Randy Yohe Published

State Police Public Liaison Tasked With Redemption

State Police trooper working at his desk.
Maj. James Mitchell at his desk.
Randy Yohe/West Virginia Public Broadcasting

In his new position as West Virginia State Police Chief of Staff Services, Maj. James Mitchell acts as financial CEO and oversees the cadet academy, public relations, legal relations and a dozen or so other departments. The law enforcement veteran and Beckley native says he wanted to be a trooper ever since he saw the men and women in green when his farming family took him to the state fair as a youngster.

“I joined the state police in January of 2000, that was 23 years ago,” Mitchell said. “I was a city police officer before that in Beckley for about six years, and I was in the military before that. So I’ve got 33 years this year as a law enforcement officer.”    

Mitchell said when he learned of the hidden camera in the women’s locker room and all the allegations of wrongdoing, it broke his heart.

“It affects every single person wearing this uniform,” he said. “Not just the state police, it affects other agencies as well, because the public will group law enforcement together, regardless of the color of the uniform. It was heartbreaking not just to me, but to so many of the people in law enforcement that I’ve talked to. It’s happened, we can’t deny that. But we can make sure it doesn’t happen in the future.”

Mitchell said cadet training at the State Police Academy evolves over time and changes in social culture. He said the loss of integrity by a few in the department makes balanced training even more important.  

“Number one, we’re honest about it,” Mitchell said. “We expressed to them the importance of Stress Inoculation Training. So, we’re going to talk about the balance of it. We try to make sure at the beginning of training, that they can respond and function under a life or death, high stress environment. Then it changes more to a mentoring style of training the mind when it comes to criminal work. They gain understanding of criminal investigations, crime scene investigation, traffic investigation, and officer survivability techniques. So, there’s a great balance of training, and it fluctuates.”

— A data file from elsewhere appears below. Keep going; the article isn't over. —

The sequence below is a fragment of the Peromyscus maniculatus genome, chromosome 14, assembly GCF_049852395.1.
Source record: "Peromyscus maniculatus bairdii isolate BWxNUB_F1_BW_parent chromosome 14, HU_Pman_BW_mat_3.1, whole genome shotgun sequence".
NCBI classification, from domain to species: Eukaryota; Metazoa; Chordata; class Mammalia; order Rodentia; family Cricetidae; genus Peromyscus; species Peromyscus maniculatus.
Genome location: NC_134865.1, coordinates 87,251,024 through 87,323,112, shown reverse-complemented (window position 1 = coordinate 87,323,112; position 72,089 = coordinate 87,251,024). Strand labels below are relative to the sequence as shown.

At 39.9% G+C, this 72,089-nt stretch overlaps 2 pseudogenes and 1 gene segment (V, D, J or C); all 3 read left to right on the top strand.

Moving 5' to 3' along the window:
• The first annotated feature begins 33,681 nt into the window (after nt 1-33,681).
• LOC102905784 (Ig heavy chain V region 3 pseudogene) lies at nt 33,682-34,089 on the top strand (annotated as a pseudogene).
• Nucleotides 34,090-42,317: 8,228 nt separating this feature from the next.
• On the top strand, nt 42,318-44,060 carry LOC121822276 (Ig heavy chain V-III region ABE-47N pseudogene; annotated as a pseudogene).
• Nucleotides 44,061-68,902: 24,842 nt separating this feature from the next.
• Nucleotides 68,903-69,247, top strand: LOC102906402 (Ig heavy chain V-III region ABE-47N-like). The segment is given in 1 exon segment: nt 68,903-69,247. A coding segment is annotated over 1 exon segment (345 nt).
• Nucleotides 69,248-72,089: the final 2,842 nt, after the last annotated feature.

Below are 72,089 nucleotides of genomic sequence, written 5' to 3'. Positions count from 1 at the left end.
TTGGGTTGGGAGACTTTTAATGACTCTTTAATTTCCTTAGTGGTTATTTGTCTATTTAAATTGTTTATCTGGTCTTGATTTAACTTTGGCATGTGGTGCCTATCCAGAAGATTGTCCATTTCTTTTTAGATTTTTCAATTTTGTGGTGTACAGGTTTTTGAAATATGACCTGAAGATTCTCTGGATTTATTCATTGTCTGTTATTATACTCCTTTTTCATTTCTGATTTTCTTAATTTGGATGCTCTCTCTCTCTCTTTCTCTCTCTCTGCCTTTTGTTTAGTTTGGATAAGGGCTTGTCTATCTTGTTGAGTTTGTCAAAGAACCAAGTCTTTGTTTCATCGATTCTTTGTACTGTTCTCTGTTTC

Mitchell says from a day-one cadet to a retiree, troopers vow to maintain the core values of respect, integrity, courage, compassion, honesty, and justice.

“I think their value system is very important,” he said. “It will hold them true throughout their career, and then they won’t have problems like we’ve experienced. Unfortunately, what some have done is a violation of the core values.”

Mitchell said he could not discuss the active investigations now underway involving alleged casino theft, the hidden camera and destruction of evidence, alleged rape and improper conduct – or pending litigation by a growing number of women law enforcement officers concerned with possible violations while training at the academy. He was asked, “Was there a problem with a few bad apples, as Gov. Jim Justice has said, or was there a counterculture uncovered that put integrity on the backburner?”

“All of the things that you ask, I’m sure, are being looked at in the investigations,” Mitchell said. “There will come a day though, we hope it to be sooner than later, where we’ll have all the facts of this and we’ll be able to openly discuss it.”

He explained that the wholesale leadership and personnel changes made by new Superintendent Jack Chambers come with the qualification of choosing your own top office staff.

“When a superintendent comes into office, he has by code, the ability to choose his own senior staff,” Mitchell said. “Anything above lieutenant – captain, major, lieutenant colonel, are all appointed positions by the superintendent.”

He said the State Police are working closely with Homeland Security and Gov. Jim Justice’s office, but all final decisions are made independently by Chambers.

“They trust him to do this job, that’s why they appointed him,” Mitchell said. “They trust him to make the right decisions, and they’re being very respectful and very supportive of him.” 

Mitchell said 99 percent of the agency, civilians and sworn personnel alike, are excellent, hardworking, compassionate people that really want to do a great job and want to arrest those who are doing wrong and protect the innocent. 

He said from what he’s heard, the rank and file, boots-on-the-ground troopers, female and male, still have the public trust and respect.

“Most people here support law enforcement, support the military, they’re very patriotic, they love their country. So we’ve been very blessed when it comes to good people,” Mitchell said.

Mitchell said for the future of the West Virginia State Police, it’s about societal adapting while committing to those core values.

 “We want to continue to change where changes are necessary, continue to stay with our principles that we know are true and move forward to continue to provide a service that’s exemplary,” Mitchell said.